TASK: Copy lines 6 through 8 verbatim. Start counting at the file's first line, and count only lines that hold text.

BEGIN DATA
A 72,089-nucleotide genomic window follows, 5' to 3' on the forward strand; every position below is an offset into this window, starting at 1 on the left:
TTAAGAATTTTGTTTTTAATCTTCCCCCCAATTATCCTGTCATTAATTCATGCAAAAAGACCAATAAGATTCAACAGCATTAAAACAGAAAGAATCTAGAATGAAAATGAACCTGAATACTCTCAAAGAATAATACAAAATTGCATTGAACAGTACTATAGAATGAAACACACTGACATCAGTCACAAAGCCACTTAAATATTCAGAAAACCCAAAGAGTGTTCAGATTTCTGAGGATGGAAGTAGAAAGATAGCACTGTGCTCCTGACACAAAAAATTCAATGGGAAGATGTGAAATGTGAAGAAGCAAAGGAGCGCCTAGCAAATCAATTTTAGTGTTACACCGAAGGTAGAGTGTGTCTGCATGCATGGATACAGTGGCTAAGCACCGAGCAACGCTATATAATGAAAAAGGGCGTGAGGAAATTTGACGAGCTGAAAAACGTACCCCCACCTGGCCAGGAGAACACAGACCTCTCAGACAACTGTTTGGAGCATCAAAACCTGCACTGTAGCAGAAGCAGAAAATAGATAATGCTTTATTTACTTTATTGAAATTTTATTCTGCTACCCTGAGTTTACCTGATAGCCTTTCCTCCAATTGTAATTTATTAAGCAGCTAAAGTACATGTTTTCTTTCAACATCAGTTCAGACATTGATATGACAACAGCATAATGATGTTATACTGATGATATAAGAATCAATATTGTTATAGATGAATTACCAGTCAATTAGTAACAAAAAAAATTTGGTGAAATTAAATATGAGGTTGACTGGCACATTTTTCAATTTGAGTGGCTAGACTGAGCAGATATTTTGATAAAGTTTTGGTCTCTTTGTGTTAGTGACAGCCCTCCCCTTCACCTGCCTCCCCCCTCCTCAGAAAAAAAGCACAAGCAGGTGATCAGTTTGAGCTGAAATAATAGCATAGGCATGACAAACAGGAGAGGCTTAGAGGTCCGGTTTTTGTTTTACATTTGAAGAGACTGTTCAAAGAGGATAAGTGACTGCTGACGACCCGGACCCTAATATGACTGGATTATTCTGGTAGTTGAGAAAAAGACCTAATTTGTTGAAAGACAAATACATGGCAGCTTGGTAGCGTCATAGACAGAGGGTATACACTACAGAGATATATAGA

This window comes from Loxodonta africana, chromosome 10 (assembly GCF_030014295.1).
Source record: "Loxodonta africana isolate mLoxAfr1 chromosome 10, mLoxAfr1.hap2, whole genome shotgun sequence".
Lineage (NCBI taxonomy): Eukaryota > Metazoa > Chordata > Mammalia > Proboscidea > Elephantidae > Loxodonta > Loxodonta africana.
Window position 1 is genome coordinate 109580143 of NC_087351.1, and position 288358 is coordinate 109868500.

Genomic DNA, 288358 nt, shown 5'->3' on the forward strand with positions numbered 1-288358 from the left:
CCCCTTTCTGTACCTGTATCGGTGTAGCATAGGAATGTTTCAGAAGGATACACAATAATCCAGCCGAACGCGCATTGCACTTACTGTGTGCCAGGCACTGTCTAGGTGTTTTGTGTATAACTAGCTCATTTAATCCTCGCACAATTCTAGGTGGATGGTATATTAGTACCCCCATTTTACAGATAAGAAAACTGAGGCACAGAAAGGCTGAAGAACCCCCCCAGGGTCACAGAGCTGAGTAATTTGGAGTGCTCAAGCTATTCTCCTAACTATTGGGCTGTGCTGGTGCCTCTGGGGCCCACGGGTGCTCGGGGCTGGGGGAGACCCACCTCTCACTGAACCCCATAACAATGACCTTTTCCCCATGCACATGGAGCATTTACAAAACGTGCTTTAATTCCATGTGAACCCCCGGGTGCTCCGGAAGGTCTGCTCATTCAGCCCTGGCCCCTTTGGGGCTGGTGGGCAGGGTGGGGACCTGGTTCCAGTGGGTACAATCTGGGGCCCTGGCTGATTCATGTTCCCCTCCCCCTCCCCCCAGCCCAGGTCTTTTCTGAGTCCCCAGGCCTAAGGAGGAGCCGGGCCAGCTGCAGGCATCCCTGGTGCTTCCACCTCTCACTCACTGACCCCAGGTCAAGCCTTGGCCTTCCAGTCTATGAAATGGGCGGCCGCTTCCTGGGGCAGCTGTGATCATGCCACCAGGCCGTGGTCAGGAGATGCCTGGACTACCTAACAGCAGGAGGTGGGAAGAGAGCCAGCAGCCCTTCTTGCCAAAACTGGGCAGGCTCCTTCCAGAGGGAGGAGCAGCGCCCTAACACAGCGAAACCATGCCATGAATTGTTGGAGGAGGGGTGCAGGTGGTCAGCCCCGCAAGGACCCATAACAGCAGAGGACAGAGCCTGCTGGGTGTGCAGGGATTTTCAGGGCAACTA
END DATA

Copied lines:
Window position 1 is genome coordinate 109580143 of NC_087351.1, and position 288358 is coordinate 109868500.

Genomic DNA, 288358 nt, shown 5'->3' on the forward strand with positions numbered 1-288358 from the left:
CCCCTTTCTGTACCTGTATCGGTGTAGCATAGGAATGTTTCAGAAGGATACACAATAATCCAGCCGAACGCGCATTGCACTTACTGTGTGCCAGGCACTGTCTAGGTGTTTTGTGTATAACTAGCTCATTTAATCCTCGCACAATTCTAGGTGGATGGTATATTAGTACCCCCATTTTACAGATAAGAAAACTGAGGCACAGAAAGGCTGAAGAACCCCCCCAGGGTCACAGAGCTGAGTAATTTGGAGTGCTCAAGCTATTCTCCTAACTATTGGGCTGTGCTGGTGCCTCTGGGGCCCACGGGTGCTCGGGGCTGGGGGAGACCCACCTCTCACTGAACCCCATAACAATGACCTTTTCCCCATGCACATGGAGCATTTACAAAACGTGCTTTAATTCCATGTGAACCCCCGGGTGCTCCGGAAGGTCTGCTCATTCAGCCCTGGCCCCTTTGGGGCTGGTGGGCAGGGTGGGGACCTGGTTCCAGTGGGTACAATCTGGGGCCCTGGCTGATTCATGTTCCCCTCCCCCTCCCCCCAGCCCAGGTCTTTTCTGAGTCCCCAGGCCTAAGGAGGAGCCGGGCCAGCTGCAGGCATCCCTGGTGCTTCCACCTCTCACTCACTGACCCCAGGTCAAGCCTTGGCCTTCCAGTCTATGAAATGGGCGGCCGCTTCCTGGGGCAGCTGTGATCATGCCACCAGGCCGTGGTCAGGAGATGCCTGGACTACCTAACAGCAGGAGGTGGGAAGAGAGCCAGCAGCCCTTCTTGCCAAAACTGGGCAGGCTCCTTCCAGAGGGAGGAGCAGCGCCCTAACACAGCGAAACCATGCCATGAATTGTTGGAGGAGGGGTGCAGGTGGTCAGCCCCGCAAGGACCCATAACAGCAGAGGACAGAGCCTGCTGGGTGTGCAGGGATTTTCAGGGCAACTA